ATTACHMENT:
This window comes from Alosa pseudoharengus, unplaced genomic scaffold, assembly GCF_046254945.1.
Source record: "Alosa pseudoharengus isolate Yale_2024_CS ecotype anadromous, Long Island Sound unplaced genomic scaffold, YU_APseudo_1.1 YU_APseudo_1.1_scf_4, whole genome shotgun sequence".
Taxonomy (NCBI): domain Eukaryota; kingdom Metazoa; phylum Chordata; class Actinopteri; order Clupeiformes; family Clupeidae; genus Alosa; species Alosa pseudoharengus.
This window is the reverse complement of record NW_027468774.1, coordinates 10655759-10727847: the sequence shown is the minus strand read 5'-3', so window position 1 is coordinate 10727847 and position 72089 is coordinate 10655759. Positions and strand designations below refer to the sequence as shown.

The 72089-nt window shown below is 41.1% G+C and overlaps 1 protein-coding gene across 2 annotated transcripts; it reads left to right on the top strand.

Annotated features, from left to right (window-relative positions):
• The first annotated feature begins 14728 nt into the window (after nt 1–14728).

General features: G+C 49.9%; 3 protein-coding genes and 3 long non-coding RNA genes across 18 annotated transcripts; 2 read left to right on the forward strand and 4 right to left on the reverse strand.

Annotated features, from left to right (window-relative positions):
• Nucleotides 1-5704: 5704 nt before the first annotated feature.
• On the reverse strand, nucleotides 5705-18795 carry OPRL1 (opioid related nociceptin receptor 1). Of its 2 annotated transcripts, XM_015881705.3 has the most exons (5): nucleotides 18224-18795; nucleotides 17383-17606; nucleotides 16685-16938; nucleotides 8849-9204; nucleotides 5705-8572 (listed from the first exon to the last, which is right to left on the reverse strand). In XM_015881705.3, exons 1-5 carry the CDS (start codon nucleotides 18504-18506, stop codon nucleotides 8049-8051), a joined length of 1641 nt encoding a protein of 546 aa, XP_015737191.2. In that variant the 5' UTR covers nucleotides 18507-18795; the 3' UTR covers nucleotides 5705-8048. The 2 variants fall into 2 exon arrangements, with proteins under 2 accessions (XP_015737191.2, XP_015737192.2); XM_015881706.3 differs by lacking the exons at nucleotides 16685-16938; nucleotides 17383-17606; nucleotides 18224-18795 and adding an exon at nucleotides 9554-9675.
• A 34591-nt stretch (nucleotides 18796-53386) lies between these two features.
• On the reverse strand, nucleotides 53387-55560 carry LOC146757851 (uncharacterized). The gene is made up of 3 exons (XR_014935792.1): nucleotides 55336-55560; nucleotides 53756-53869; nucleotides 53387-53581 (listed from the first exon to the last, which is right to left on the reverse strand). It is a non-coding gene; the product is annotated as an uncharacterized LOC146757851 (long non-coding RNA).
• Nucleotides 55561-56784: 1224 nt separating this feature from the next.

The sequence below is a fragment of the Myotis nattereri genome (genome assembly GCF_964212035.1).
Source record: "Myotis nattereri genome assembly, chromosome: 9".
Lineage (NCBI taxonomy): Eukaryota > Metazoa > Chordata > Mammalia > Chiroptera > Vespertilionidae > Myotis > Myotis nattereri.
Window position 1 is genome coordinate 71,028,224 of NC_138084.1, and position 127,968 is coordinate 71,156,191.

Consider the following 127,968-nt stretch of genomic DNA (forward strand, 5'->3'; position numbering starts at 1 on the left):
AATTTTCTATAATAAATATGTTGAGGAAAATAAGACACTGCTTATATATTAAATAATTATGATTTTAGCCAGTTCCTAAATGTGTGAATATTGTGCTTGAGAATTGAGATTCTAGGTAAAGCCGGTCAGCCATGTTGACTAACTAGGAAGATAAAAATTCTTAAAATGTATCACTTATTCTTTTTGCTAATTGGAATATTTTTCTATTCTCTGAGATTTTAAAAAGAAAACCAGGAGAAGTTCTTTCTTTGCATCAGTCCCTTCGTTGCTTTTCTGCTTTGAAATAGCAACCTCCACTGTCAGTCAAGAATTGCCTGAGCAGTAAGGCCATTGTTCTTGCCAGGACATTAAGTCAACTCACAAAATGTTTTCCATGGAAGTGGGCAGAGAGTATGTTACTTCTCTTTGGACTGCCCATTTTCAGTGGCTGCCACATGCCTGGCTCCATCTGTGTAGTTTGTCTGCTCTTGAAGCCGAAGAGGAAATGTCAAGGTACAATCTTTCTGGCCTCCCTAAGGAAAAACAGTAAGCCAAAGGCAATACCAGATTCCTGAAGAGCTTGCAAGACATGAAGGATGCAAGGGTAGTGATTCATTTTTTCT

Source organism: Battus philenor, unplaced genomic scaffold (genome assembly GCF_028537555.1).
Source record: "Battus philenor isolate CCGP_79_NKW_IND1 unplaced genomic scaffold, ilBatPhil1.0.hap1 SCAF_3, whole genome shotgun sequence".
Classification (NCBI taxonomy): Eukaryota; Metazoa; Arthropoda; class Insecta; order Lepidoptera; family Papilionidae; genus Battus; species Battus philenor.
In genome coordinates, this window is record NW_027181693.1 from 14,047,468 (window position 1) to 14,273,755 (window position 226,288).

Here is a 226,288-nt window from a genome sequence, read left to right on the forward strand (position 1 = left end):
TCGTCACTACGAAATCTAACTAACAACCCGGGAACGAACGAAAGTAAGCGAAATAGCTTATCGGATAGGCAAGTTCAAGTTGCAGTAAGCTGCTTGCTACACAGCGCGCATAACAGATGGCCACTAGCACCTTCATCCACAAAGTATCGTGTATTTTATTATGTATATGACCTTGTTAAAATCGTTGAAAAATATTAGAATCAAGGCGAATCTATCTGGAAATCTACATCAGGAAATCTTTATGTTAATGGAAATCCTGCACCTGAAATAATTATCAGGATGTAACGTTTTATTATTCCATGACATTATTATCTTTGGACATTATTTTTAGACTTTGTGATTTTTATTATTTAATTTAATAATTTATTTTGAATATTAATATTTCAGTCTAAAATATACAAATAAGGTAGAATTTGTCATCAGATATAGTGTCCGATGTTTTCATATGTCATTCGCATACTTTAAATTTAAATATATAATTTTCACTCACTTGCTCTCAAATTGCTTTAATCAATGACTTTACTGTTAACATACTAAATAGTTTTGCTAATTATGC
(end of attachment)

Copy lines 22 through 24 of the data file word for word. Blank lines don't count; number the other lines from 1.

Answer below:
Source record: "Battus philenor isolate CCGP_79_NKW_IND1 unplaced genomic scaffold, ilBatPhil1.0.hap1 SCAF_3, whole genome shotgun sequence".
Classification (NCBI taxonomy): Eukaryota; Metazoa; Arthropoda; class Insecta; order Lepidoptera; family Papilionidae; genus Battus; species Battus philenor.
In genome coordinates, this window is record NW_027181693.1 from 14,047,468 (window position 1) to 14,273,755 (window position 226,288).